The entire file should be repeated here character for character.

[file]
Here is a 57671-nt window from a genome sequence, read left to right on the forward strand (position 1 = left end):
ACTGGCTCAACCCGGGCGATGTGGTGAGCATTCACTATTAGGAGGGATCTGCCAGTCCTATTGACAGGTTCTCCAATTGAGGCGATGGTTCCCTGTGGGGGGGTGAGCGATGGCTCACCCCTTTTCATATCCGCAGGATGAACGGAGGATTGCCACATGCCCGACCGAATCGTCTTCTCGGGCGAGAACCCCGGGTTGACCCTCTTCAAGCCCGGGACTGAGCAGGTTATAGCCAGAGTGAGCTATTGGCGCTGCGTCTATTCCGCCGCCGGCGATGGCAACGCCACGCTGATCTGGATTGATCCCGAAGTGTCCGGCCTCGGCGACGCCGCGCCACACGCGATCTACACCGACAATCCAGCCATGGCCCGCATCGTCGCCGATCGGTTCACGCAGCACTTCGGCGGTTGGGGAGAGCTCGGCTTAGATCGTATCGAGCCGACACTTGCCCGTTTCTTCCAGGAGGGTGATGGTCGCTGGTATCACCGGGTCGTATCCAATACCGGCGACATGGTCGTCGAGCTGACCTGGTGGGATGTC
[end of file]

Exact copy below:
Here is a 57671-nt window from a genome sequence, read left to right on the forward strand (position 1 = left end):
ACTGGCTCAACCCGGGCGATGTGGTGAGCATTCACTATTAGGAGGGATCTGCCAGTCCTATTGACAGGTTCTCCAATTGAGGCGATGGTTCCCTGTGGGGGGGTGAGCGATGGCTCACCCCTTTTCATATCCGCAGGATGAACGGAGGATTGCCACATGCCCGACCGAATCGTCTTCTCGGGCGAGAACCCCGGGTTGACCCTCTTCAAGCCCGGGACTGAGCAGGTTATAGCCAGAGTGAGCTATTGGCGCTGCGTCTATTCCGCCGCCGGCGATGGCAACGCCACGCTGATCTGGATTGATCCCGAAGTGTCCGGCCTCGGCGACGCCGCGCCACACGCGATCTACACCGACAATCCAGCCATGGCCCGCATCGTCGCCGATCGGTTCACGCAGCACTTCGGCGGTTGGGGAGAGCTCGGCTTAGATCGTATCGAGCCGACACTTGCCCGTTTCTTCCAGGAGGGTGATGGTCGCTGGTATCACCGGGTCGTATCCAATACCGGCGACATGGTCGTCGAGCTGACCTGGTGGGATGTC